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Bookends: Living with the Consequences of Disaster January 28, 2016

Posted by klondykewriter in Bookends.
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Bookends: Living with the Consequences of Disaster

By Dan Davidson

Back of the TurtleJuly 8, 2015

– 895 words –

 

The Back of the Turtle

By Thomas King

HarperCollins

518 pages

$33.99

Thomas King’s latest novel begins one day at first light, a portentous day in which one man would try to kill himself, watched by two individuals as he headed for the beach and the rock formation where he hoped to be engulfed by the tide.

Watching him are a man named Nicholas Crisp and a dog which will acquire a number of names as the story progresses. Crisp is a man of indeterminate age who speaks in a strangely antique tongue and is a catalytic figure during his interactions with the others on this British Columbia coastline. This part of the book takes place near a deserted town that used to be known as the Smoke River Reserve, but is more commonly known now as The Ruin.

The man who is trying to physically drown himself is Gabriel Quinn, a brilliant scientist of First Nations lineage who is drowning in guilt. For some time now he has been conflicted about the work he has done for the Domidion company, particularly in the area of defoliants. He has been making lists of environmental disasters and the realization that his own chemical, called Greensweep. has, in fact, devastated the place where he grew up, has pushed him over the edge.

Quite by accident, he ends up saving the lives of some boat people on that very night, and his plan is postponed until at least the next high tide. He is still determined to do himself in as a penance, but meeting Mara causes him to delay his plans.

Mara is a Native woman who also grew up in Smoke River, and was living elsewhere when the Ruin destroyed the place, killing all the wildlife, the turtles which used to lay their eggs on the beach and, ultimately, most of the people who lived there. She has returned to try to reclaim some of her old life.

She and Quinn come into contact with each other, and with Crisp and the dog. The old man spends a lot of time trying to get the two of them to see possibilities in life, rather than just digging themselves deeper in sorrow. A lot of this involves retellings of the Turtle Island legend.

There are two other strands to the story, and they are sort of commentary and comic relief.

At the beach there is Sonny, a mentally unstable young man whose favorite pastime is hitting things (wham-wham!) with a hammer. He has deluded himself into thinking that he is looking after a derelict hotel with his father, who is, in fact, not there at all. His antics are often humorous, but we never quite figure out why he is the way he is.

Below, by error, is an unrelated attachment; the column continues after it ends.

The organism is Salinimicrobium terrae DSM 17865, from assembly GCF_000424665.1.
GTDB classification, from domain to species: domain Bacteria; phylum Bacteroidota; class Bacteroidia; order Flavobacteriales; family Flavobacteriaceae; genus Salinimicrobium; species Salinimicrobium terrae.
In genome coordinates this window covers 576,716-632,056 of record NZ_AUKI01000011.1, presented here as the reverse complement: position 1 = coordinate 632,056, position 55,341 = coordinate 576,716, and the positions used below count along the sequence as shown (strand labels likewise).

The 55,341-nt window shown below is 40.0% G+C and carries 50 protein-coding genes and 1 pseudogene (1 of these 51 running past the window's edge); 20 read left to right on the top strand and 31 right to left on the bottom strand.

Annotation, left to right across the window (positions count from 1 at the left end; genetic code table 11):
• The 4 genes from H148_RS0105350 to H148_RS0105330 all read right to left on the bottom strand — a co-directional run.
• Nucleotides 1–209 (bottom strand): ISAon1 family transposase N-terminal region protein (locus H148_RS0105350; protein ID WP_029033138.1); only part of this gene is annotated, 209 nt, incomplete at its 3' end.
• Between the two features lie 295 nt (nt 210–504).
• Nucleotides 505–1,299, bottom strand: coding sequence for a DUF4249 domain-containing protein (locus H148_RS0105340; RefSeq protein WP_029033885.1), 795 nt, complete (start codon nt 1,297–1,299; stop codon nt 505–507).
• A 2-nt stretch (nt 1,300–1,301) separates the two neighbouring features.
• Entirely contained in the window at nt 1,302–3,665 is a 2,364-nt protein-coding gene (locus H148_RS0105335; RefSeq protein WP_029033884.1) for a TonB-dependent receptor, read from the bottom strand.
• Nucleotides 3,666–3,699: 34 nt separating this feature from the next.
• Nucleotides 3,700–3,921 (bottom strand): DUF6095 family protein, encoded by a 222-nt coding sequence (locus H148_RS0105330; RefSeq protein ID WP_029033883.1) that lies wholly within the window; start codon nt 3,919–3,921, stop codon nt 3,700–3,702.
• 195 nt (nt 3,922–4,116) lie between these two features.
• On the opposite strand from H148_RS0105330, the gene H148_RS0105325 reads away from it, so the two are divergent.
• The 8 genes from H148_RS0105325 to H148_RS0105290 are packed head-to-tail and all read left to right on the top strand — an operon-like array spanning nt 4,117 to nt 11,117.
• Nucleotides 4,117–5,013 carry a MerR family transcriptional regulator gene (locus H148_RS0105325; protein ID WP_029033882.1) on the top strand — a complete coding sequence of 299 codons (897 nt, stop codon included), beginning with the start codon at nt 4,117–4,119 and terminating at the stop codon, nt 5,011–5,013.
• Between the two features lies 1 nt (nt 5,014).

In Toronto we spend some equally confusing time with Domidion CEO Dorian Asher, an extremely narcissistic man whose main concerns in life seen to be shopping, pleasing himself, and making sure that his company is never held responsible for any harm it might cause to the world.

It was a Domidion error – using many times too much of the chemical – that caused the Ruin. They have managed to cover that up so far. But Domidion is involved in the Athabasca Oil/Tar Sands mining in Alberta, and one of their settling ponds has just breached its dam. Others are about to follow.

As we follow Asher, it is clear that all of this is, to him, primarily an exercise in public relations. As long as they can stay ahead of the story, he can continue dining out, buying new watches and suits, moving to a bigger condo and puzzling over why his wife could possibly want to leave him.

He and his minions also puzzle over the whereabouts of one of the firms chief scientists, a fellow named Quinn. They can’t find any trace of him.

Asher’s portions of the book are perhaps the weakest parts. The other characters have developmental arcs – even Sonny to some degree – but I kept wishing that a safe would fall on the head of this cartoon character who seems to be totally devoid of any serious adult empathy for others. Maybe that was what King was aiming for.

It’s interesting that literary online accounts of this excellent 2014 book refer to it as the first novel King had produced after a 15 year detour into non-fiction. Since that detour produced a book of connected essays, The Truth about Stories, in 2003 (the Massey Lectures for that year, by the way), and two award winning books about the experience of First Nations people in Canadian history – A Short History of Indians in Canada (McNally Robinson Aboriginal Book of the Year Award in 2006) and The Inconvenient Indian (the RBC Taylor Prize in 2014) – I would say it was a worthwhile detour.

What puzzles me more though, is the total disregard for his foray into the mystery genre, the two books he published under the pen name of Hartley Goodweather. Dreadful Water Shows Up (2002) and The Red Power Murders: A DreadfulWater Mystery (2006) may not have quite the same Governor General’s Award winning cachet as The Back of the Turtle, but they are undoubtedly enjoyable novels and don’t deserve to be ignored.

 

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